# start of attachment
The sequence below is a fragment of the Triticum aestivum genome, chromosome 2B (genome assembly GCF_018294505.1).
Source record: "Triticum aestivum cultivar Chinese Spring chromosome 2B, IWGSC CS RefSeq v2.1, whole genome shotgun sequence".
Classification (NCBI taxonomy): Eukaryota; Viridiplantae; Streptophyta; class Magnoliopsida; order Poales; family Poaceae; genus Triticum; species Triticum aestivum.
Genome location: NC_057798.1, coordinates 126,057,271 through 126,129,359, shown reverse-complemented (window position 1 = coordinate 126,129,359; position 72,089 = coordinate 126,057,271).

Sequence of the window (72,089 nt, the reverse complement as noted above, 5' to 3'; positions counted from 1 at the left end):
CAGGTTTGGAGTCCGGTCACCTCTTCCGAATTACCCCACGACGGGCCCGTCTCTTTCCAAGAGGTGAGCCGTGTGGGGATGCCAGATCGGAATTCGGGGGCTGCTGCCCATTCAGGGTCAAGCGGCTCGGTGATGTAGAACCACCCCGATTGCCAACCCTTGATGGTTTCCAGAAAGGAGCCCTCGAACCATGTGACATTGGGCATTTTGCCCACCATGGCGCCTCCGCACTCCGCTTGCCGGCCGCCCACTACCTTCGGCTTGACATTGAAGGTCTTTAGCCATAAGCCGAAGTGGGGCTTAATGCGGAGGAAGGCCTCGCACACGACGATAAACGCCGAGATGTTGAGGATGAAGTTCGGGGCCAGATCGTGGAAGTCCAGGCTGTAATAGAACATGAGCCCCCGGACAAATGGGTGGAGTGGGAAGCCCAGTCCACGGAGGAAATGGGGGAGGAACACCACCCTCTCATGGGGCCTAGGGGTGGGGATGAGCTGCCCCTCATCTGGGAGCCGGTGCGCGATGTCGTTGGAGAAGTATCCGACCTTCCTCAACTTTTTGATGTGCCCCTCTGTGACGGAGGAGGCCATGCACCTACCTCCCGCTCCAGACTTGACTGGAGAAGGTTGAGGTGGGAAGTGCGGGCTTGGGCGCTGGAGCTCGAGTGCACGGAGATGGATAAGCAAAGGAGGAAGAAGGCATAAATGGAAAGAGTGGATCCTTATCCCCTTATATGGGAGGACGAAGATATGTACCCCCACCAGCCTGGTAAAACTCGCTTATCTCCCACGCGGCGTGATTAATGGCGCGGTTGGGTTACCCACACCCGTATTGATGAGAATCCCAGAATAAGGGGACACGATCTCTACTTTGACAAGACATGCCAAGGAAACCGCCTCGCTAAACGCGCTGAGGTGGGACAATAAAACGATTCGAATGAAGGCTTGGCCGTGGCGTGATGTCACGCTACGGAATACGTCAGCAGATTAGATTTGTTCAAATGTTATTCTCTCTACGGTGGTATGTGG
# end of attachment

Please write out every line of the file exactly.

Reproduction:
The sequence below is a fragment of the Triticum aestivum genome, chromosome 2B (genome assembly GCF_018294505.1).
Source record: "Triticum aestivum cultivar Chinese Spring chromosome 2B, IWGSC CS RefSeq v2.1, whole genome shotgun sequence".
Classification (NCBI taxonomy): Eukaryota; Viridiplantae; Streptophyta; class Magnoliopsida; order Poales; family Poaceae; genus Triticum; species Triticum aestivum.
Genome location: NC_057798.1, coordinates 126,057,271 through 126,129,359, shown reverse-complemented (window position 1 = coordinate 126,129,359; position 72,089 = coordinate 126,057,271).

Sequence of the window (72,089 nt, the reverse complement as noted above, 5' to 3'; positions counted from 1 at the left end):
CAGGTTTGGAGTCCGGTCACCTCTTCCGAATTACCCCACGACGGGCCCGTCTCTTTCCAAGAGGTGAGCCGTGTGGGGATGCCAGATCGGAATTCGGGGGCTGCTGCCCATTCAGGGTCAAGCGGCTCGGTGATGTAGAACCACCCCGATTGCCAACCCTTGATGGTTTCCAGAAAGGAGCCCTCGAACCATGTGACATTGGGCATTTTGCCCACCATGGCGCCTCCGCACTCCGCTTGCCGGCCGCCCACTACCTTCGGCTTGACATTGAAGGTCTTTAGCCATAAGCCGAAGTGGGGCTTAATGCGGAGGAAGGCCTCGCACACGACGATAAACGCCGAGATGTTGAGGATGAAGTTCGGGGCCAGATCGTGGAAGTCCAGGCTGTAATAGAACATGAGCCCCCGGACAAATGGGTGGAGTGGGAAGCCCAGTCCACGGAGGAAATGGGGGAGGAACACCACCCTCTCATGGGGCCTAGGGGTGGGGATGAGCTGCCCCTCATCTGGGAGCCGGTGCGCGATGTCGTTGGAGAAGTATCCGACCTTCCTCAACTTTTTGATGTGCCCCTCTGTGACGGAGGAGGCCATGCACCTACCTCCCGCTCCAGACTTGACTGGAGAAGGTTGAGGTGGGAAGTGCGGGCTTGGGCGCTGGAGCTCGAGTGCACGGAGATGGATAAGCAAAGGAGGAAGAAGGCATAAATGGAAAGAGTGGATCCTTATCCCCTTATATGGGAGGACGAAGATATGTACCCCCACCAGCCTGGTAAAACTCGCTTATCTCCCACGCGGCGTGATTAATGGCGCGGTTGGGTTACCCACACCCGTATTGATGAGAATCCCAGAATAAGGGGACACGATCTCTACTTTGACAAGACATGCCAAGGAAACCGCCTCGCTAAACGCGCTGAGGTGGGACAATAAAACGATTCGAATGAAGGCTTGGCCGTGGCGTGATGTCACGCTACGGAATACGTCAGCAGATTAGATTTGTTCAAATGTTATTCTCTCTACGGTGGTATGTGG